Opening of The Spirit of Budo: The History of Japan's Martial Arts
Aug 9, 2012Lifestyle
CityNews - The exhibition explores the history of the martial arts in Japan from battlefield technique to international sports and will be on display until 30 August 2012. Exhibit Hours: 9 am – 4:00 pm Closed: Mondays and Tuesdays (Chiang Mai-Lampang super Highway, Muang, Chiang Mai 50300 Tel: (053) 221-308
The first half of the exhibition is a display of reproductions of historical weapons and implements, such as sword mountings, bows, arrows, helmets, and suits of armour. The original artifacts are preserved in museums and castles, and what you see in the exhibition are reproductions that were faithfully crafted using traditional techniques. The warriors of this period endured strenuous physical training with special emphasis on spiritual growth. This spiritual approach to battle resulted in a close relationship with a wide range of arts, such as poetry, visual arts, and crafts.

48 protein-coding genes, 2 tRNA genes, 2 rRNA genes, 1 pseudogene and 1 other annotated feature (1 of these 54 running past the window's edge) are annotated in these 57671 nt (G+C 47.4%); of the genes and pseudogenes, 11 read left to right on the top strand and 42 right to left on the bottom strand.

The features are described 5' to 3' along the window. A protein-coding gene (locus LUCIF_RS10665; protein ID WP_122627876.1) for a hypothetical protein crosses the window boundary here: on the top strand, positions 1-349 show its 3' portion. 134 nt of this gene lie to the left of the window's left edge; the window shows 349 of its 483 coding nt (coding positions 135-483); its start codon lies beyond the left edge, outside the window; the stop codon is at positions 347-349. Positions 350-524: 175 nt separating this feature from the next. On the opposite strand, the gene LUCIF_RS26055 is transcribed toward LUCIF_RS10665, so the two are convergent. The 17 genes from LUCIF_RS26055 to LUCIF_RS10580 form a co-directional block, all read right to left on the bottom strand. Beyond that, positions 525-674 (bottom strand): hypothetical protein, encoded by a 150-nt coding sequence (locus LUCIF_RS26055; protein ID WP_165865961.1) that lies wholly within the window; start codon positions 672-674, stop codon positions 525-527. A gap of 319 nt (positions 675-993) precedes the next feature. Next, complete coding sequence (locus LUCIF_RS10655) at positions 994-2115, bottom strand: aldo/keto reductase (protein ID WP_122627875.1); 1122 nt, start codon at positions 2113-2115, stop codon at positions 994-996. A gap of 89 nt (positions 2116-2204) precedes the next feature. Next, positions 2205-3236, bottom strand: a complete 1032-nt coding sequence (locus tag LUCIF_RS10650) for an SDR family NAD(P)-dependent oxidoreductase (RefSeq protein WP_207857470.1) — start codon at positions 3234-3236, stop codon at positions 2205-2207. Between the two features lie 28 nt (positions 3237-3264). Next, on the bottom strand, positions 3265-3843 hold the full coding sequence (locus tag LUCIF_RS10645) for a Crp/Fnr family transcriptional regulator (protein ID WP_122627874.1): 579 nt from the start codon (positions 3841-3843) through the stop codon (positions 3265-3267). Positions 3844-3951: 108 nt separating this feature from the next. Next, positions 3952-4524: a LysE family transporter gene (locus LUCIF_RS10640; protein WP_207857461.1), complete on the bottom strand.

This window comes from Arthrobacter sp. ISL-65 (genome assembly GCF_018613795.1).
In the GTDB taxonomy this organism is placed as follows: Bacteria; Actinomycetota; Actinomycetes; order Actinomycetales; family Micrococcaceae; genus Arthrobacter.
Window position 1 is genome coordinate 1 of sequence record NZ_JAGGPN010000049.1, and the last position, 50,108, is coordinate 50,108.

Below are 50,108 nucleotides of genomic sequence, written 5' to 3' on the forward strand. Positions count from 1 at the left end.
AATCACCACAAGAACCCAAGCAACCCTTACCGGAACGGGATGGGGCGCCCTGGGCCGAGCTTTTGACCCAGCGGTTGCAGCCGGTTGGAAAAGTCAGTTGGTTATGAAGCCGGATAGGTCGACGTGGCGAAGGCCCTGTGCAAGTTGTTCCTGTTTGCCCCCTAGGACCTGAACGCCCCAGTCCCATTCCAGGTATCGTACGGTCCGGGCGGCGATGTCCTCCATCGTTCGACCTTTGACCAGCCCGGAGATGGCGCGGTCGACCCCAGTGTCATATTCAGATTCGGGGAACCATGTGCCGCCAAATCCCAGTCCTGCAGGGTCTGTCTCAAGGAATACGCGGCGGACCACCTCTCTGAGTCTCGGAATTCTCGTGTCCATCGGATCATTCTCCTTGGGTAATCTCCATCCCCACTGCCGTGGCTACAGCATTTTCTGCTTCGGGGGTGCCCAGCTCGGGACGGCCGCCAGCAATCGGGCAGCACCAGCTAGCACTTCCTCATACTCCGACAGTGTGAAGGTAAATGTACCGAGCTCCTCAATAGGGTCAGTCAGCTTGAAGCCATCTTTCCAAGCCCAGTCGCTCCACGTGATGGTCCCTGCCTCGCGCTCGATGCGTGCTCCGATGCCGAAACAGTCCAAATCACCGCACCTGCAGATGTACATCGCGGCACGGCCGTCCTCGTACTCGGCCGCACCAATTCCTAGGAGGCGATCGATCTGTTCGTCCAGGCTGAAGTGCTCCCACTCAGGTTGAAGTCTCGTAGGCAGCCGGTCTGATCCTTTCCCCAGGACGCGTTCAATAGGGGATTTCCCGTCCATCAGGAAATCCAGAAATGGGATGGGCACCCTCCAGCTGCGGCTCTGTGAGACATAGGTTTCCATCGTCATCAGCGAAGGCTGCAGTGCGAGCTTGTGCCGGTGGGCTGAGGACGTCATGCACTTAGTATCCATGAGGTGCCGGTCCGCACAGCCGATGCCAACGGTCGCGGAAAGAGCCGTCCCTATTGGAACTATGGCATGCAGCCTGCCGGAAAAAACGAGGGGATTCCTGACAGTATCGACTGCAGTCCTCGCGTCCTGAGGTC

There are eight superbly designed helmets in this collection from the Warring States period (1467-1568)--an age of nationwide incessant violence--that are presented in their original splendour as they appeared at the time of their creation. Although elaborately designed, the originals were actually worn in battle by renowned warlords such as Nagamasa Kuroda (1568-1623) and Yukimura Sanada(1567-1615). Highly individual and unique, these helmets reflect the warriors' ambition and will-power achieved through their training in martial arts.
Twice in its modern history, the Japanese martial arts confronted a crisis of survival. The first was marked by the end of feudalism and the beginning of modernization in the Meiji period (mid-19th century). The second was during the post-WWII democratization of education. In response to societal changes, Bujutsu (the techniques for fighting) was transfigured by educators and practitioners into Budo (the philosophy of bravery) in which the physical practices aim to achieve a higher level of spiritual control of self.
The second half of the exhibition focuses on the contemporary practice of the martial arts. Away
from the war zone, the equipment and clothing were developed to prevent injury during training.
Bamboo swords, protectors, gloves, and Hakama pants are on display, along with descriptive panels and a DVD presentation of practice scenes.
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